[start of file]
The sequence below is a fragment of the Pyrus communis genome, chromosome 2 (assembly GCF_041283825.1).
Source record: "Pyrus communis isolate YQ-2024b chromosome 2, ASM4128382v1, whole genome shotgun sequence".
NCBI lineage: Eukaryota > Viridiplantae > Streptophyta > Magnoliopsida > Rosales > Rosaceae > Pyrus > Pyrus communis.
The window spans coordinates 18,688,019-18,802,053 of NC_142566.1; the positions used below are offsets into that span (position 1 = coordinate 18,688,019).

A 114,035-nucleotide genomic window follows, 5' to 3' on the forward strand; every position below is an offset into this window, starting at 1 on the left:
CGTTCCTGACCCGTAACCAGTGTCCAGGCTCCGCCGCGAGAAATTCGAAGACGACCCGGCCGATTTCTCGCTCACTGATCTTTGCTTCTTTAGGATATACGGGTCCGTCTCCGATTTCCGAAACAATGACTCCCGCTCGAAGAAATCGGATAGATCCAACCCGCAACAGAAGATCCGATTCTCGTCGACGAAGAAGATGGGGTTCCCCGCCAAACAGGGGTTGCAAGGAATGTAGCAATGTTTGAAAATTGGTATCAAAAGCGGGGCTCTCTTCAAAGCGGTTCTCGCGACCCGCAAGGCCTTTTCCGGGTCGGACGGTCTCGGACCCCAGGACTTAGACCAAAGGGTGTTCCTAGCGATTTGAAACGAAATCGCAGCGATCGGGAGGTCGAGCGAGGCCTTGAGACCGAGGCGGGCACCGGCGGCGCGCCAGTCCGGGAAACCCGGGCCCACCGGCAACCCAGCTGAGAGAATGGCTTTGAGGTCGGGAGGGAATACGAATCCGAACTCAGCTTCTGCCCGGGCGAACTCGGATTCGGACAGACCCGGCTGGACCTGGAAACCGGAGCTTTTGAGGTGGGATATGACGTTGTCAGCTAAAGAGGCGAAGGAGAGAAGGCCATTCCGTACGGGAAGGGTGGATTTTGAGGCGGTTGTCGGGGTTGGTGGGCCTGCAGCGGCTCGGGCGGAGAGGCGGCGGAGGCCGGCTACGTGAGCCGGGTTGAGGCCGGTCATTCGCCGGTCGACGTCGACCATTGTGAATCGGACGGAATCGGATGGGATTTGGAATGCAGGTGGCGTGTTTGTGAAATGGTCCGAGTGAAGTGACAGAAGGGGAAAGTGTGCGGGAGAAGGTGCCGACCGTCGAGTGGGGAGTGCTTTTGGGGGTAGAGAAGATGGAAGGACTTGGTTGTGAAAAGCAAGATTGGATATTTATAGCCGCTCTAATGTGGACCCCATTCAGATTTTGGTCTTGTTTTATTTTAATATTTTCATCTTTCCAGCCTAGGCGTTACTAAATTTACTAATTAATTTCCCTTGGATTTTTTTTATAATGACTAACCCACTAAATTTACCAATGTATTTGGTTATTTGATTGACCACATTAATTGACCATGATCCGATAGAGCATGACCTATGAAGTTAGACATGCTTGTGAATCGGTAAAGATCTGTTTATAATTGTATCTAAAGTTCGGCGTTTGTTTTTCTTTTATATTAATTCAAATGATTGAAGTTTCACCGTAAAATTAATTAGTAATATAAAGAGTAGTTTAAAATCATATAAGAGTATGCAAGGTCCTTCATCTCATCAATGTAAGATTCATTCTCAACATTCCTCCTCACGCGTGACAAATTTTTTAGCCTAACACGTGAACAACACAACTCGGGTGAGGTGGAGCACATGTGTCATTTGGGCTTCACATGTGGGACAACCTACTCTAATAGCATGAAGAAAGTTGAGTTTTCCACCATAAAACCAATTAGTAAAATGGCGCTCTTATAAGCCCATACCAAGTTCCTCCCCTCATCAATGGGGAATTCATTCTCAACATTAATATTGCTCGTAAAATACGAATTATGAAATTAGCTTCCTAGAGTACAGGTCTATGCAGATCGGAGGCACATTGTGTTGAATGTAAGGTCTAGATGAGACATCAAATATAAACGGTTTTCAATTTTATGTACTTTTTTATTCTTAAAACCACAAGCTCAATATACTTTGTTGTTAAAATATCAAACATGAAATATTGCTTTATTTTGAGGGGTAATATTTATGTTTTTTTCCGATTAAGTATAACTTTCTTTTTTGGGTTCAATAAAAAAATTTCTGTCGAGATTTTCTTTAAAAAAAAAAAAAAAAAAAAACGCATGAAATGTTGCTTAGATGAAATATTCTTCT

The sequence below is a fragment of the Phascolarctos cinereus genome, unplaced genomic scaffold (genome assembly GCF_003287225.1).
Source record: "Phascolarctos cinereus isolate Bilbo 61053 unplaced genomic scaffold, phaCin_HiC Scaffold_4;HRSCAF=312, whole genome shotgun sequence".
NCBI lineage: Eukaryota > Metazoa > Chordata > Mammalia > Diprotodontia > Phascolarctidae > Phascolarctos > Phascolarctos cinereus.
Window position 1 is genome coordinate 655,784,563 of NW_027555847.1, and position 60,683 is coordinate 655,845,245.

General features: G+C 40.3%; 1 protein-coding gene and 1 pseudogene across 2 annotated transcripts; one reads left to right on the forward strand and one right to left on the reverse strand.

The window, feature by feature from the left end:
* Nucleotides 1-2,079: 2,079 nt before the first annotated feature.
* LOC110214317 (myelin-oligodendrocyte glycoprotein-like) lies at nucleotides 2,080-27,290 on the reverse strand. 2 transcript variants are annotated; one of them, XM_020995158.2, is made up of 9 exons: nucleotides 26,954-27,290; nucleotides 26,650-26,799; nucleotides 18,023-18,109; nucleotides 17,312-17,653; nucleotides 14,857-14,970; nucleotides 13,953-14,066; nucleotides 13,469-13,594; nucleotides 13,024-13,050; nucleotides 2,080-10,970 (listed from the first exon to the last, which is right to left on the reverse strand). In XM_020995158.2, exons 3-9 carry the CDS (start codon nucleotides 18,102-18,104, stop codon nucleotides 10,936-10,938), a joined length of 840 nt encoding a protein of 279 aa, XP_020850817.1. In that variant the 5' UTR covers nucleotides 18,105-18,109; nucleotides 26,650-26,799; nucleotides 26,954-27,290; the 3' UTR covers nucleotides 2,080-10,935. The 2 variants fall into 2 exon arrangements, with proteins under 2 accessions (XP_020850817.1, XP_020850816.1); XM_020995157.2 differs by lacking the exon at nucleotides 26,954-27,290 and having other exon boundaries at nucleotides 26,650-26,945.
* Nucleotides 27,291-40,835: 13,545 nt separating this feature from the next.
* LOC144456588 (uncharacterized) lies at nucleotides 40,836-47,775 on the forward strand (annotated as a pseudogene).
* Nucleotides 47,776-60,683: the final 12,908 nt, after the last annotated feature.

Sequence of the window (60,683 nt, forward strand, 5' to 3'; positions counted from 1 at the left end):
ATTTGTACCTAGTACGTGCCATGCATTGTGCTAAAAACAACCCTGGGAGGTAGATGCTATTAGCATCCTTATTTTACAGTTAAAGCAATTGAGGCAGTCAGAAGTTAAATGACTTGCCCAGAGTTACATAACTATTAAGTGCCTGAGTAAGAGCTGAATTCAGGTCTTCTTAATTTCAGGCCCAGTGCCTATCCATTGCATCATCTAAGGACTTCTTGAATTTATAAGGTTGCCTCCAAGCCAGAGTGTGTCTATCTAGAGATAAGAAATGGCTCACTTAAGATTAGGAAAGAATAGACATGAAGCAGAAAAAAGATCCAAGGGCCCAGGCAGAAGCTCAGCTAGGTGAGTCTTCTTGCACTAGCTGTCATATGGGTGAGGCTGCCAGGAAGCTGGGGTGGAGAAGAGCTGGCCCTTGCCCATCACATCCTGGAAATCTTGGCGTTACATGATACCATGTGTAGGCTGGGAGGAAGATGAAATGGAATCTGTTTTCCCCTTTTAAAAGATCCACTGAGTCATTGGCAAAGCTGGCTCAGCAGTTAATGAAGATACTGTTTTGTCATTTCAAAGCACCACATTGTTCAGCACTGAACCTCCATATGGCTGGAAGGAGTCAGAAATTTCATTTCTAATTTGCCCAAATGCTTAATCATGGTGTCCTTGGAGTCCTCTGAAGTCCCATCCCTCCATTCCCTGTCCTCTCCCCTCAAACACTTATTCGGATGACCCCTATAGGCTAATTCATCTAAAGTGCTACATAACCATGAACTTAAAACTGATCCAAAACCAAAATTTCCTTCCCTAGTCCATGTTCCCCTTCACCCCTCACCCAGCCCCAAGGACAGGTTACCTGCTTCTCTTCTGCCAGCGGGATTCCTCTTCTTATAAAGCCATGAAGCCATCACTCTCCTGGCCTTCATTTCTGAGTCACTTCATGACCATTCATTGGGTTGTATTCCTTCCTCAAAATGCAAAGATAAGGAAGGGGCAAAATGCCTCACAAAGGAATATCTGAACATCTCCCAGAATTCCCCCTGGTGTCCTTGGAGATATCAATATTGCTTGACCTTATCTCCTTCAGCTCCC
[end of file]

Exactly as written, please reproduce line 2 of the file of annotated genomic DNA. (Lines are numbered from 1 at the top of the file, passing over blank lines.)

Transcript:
Source record: "Pyrus communis isolate YQ-2024b chromosome 2, ASM4128382v1, whole genome shotgun sequence".